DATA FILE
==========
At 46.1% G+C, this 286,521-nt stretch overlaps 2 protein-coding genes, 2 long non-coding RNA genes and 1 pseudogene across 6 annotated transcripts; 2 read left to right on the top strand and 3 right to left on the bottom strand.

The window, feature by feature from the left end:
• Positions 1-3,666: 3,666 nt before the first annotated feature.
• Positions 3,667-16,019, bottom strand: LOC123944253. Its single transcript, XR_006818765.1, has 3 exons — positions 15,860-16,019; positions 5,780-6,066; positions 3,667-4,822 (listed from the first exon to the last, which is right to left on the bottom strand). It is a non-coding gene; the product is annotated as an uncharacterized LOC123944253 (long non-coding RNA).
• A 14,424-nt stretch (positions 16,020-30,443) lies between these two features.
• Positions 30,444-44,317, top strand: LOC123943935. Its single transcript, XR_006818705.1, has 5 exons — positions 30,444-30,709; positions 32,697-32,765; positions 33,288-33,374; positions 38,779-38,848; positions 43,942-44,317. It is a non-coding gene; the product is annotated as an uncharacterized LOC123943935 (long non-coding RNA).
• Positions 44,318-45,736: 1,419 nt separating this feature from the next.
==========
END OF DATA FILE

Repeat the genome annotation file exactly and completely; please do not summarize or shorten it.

At 46.1% G+C, this 286,521-nt stretch overlaps 2 protein-coding genes, 2 long non-coding RNA genes and 1 pseudogene across 6 annotated transcripts; 2 read left to right on the top strand and 3 right to left on the bottom strand.

The window, feature by feature from the left end:
• Positions 1-3,666: 3,666 nt before the first annotated feature.
• Positions 3,667-16,019, bottom strand: LOC123944253. Its single transcript, XR_006818765.1, has 3 exons — positions 15,860-16,019; positions 5,780-6,066; positions 3,667-4,822 (listed from the first exon to the last, which is right to left on the bottom strand). It is a non-coding gene; the product is annotated as an uncharacterized LOC123944253 (long non-coding RNA).
• A 14,424-nt stretch (positions 16,020-30,443) lies between these two features.
• Positions 30,444-44,317, top strand: LOC123943935. Its single transcript, XR_006818705.1, has 5 exons — positions 30,444-30,709; positions 32,697-32,765; positions 33,288-33,374; positions 38,779-38,848; positions 43,942-44,317. It is a non-coding gene; the product is annotated as an uncharacterized LOC123943935 (long non-coding RNA).
• Positions 44,318-45,736: 1,419 nt separating this feature from the next.